Are there any other challenges that you would address? What are your content marketing hurdles?

Top 50 Content Marketing Experts

By | Content Marketing | 2 Comments

Top50CMsAt Stryde, we strive to connect with all facets of our digital marketing community. Accordingly, we’ve compiled a list of who we consider to be the Top 50 Content Marketing experts. To compile this list, we used things like Twitter followers, frequency and quality of interactions in the social realm, breadth and depth of experience, as well as impact on the industry as a whole. By no means is this list exhaustive and it is listed in alphabetical order. Also, you’ll probably want to find these experts on Twitter. Click on the link names in each experts description, or save the time and subscribe our Top 50 Content Marketers list on Twitter. In the coming weeks we’ll also have posts of the Top 50 Social Media and SEO Experts, so stay tuned!

1. Adele Revela, President at The Buyer Persona Institute

For over 25 years, Adele Revella has helped marketers become trusted sources of competitive strategies. As the president of The Buyer Persona Institute, Revella leads practical workshops that dig into real-world business issues. She also spreads the word of using buyer personas to influence all marketing decisions.

2. Ahava Leibtag, President at Aha Media Group

Ahava Leitbag has more than 15 years of experience in writing, messaging, and marketing. In addition, she authored the popular blog Online it ALL Matters, which focused on the healthcare and higher education industries.

3. Amanda Maksymiw, Content Marketing Manager at Lattice Engines

As content marketing manager, Amanda Maksymiw is responsible for setting and managing Lattice Engine’s content marketing strategy including creating, producing, and publishing engaging content. Maksymiw has also been crowned “Content Marketing Tactician of the Year” in 2012.

4. Andy Crestodina, Co-Founder and Strategic Director at Orbit Media Solutions

Andy Crestodina has authored almost 200 articles on content marketing topics ranging from SEO to social media. With 12 years of experience, Crestodina says the reason he loves web design and web marketing is that it’s both an art and a science.

5. Angie Schottmuller; Inbound Marketing Advisor and Speaker at Three Deep Marketing

Angie Schottmuller has more than 13 years’ experience in multi-channel B2B and B2C in both agency and corporation settings. Recently, she defined the Online Marketing university curriculum for The Art Institutes. Schottmuller is also is an active contributor on Search Engine Watch.

6.  Ann Handley, CCO at MarketingProfs

Ann Handley has been recognized by ForbesWoman as one of the top 20 women bloggers, as well as one of the most influential women in social media. Her impressive resume does not end there, Handley also co-founded ClickZ.com and is a best selling author of the book Content Rules: How to Create Killer Blogs, Podcasts, Videos, Ebooks, Webinars (and More) That Engage and Ignite Your Business.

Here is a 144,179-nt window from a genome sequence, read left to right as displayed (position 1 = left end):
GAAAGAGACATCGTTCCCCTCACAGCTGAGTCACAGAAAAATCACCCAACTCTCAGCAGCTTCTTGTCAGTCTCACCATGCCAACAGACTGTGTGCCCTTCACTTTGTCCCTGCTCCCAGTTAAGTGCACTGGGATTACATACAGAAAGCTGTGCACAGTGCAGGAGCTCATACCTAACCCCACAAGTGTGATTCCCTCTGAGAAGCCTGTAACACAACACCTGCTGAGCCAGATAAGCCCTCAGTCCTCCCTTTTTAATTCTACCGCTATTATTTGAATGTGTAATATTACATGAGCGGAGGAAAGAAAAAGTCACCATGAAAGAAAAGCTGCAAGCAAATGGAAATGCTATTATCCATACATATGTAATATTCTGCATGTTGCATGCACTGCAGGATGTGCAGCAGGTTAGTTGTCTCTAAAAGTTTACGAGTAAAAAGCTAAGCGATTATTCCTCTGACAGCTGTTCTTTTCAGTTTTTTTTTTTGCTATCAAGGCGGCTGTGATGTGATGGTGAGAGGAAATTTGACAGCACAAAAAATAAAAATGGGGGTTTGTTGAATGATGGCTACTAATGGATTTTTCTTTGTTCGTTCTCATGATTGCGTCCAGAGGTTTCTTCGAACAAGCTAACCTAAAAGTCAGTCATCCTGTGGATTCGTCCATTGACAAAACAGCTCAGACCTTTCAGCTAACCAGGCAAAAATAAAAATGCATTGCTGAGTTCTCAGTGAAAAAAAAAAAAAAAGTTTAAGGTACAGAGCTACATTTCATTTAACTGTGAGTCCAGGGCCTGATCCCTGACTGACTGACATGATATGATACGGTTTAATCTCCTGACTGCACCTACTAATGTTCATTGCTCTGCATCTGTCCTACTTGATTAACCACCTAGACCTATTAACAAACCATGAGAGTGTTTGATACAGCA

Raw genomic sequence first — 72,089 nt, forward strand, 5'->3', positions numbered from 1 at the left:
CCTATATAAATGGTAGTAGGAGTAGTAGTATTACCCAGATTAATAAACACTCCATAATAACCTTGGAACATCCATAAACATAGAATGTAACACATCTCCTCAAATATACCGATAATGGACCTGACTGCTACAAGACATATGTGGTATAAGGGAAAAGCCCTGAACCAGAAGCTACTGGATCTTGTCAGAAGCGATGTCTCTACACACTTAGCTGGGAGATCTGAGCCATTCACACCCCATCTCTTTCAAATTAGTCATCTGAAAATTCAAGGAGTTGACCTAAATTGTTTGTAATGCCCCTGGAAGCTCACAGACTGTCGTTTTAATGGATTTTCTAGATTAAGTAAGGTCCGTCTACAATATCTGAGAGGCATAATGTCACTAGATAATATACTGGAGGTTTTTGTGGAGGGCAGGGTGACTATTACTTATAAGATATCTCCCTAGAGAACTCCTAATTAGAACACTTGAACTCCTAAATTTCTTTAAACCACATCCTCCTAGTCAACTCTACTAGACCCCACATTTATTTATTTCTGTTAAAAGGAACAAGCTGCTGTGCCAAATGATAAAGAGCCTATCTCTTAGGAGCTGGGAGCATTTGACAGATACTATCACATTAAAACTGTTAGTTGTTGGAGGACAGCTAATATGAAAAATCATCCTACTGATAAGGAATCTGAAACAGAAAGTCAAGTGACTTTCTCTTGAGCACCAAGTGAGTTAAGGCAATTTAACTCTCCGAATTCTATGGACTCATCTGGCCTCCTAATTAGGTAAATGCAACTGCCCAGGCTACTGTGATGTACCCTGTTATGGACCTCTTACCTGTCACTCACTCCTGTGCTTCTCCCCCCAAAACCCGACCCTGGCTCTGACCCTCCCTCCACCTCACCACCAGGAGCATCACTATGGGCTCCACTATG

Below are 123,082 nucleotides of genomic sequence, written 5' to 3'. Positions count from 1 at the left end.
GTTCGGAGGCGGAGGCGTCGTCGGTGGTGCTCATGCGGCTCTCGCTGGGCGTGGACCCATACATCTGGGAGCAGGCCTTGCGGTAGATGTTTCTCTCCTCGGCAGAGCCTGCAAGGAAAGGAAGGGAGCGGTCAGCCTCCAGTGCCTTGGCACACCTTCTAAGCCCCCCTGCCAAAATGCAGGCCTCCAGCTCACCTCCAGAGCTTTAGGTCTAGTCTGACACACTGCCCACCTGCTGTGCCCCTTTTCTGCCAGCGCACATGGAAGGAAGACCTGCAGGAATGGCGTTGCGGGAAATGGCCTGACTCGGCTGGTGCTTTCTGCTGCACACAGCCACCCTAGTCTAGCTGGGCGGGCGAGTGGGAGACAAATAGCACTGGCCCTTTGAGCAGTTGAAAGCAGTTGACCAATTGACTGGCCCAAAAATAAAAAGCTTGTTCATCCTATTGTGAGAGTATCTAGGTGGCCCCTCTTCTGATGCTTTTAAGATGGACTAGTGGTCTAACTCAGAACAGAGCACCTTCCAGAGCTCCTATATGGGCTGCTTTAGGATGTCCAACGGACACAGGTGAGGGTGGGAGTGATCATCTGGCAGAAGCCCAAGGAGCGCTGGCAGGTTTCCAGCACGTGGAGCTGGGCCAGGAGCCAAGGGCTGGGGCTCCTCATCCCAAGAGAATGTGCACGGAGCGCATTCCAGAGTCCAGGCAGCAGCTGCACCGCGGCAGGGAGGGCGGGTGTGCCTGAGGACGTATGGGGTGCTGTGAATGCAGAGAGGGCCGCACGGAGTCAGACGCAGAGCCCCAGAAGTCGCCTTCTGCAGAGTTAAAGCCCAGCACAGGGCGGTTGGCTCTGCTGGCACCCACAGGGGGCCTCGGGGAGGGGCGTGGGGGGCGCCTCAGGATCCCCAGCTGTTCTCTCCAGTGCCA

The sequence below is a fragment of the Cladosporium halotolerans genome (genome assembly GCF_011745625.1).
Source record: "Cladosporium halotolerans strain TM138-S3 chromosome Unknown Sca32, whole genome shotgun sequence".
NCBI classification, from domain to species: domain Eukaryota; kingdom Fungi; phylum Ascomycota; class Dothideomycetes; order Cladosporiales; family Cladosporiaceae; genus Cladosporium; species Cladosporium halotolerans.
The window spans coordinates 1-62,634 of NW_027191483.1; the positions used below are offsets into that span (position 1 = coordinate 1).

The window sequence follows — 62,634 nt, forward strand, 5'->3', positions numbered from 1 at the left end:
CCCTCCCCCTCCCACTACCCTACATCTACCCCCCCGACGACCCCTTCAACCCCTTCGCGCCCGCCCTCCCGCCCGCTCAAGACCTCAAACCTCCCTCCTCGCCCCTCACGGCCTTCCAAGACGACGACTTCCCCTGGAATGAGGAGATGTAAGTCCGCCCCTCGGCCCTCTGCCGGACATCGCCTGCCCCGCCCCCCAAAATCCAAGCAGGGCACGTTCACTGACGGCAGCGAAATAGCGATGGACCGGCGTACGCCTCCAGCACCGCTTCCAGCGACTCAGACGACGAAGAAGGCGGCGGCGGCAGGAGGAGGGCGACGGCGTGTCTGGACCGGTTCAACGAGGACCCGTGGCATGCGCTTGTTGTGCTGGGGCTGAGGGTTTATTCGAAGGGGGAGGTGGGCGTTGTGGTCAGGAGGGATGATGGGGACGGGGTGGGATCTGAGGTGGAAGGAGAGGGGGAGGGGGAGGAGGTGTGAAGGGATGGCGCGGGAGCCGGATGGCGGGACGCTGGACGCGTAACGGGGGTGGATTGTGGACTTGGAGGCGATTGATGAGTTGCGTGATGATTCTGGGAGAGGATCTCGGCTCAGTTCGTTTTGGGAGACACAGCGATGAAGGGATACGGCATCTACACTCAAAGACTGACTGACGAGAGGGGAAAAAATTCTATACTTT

7. Arnie Kuenn, CEO at Vertical Measures

Not only is Arnie Kuenn the CEO of Vertical Measures, he is also the author of Accelerate! Moving your Business Forward Through the Convergence of Search, Social, and Content Marketing. For more than 20 years, Kueenn has held executive positions in the world of new technologies and marketing.

8. Barry Feldman, CEO at Feldman Creative

Barry Feldman’s firm Feldman Creative provides its clients with content marketing strategies that are unique and results driven. Barry has been named a Top 40 Digital Strategist by the Online Marketing Institute and as one of the 25 Social Media Marketing Experts You Need to Know by Linkedin.

9. Barry Graubart, Vice President of Product Strategy at Connotate

In addition to his work at Connotate, Barry Graubart operates Content Matters, which specializes in Digital Content Strategies. Graubart has over two decades of experience in content marketing and technology, and has led the development and marketing of countless subscription services.

10. Bernie Borges, Founder and CEO at Find and Convert

Bernie Borges leads Find and Convert strategy and provides inspiration to not only teammates, but also clients. Not satisfied with one job to do, Borges is an author, speaker, digital TV show and podcast host.

11. Brian Clark, Founder and CEO at Copyblogger Media

A self described serial entrepreneur, Brian Clark had built three successful service businesses utilizing online marketing skills before he moved to a completely online business model. Thus, Copyblogger Media was born. It is an innovative company that provides the tools needed to successfully grow businesses through social media and online marketing.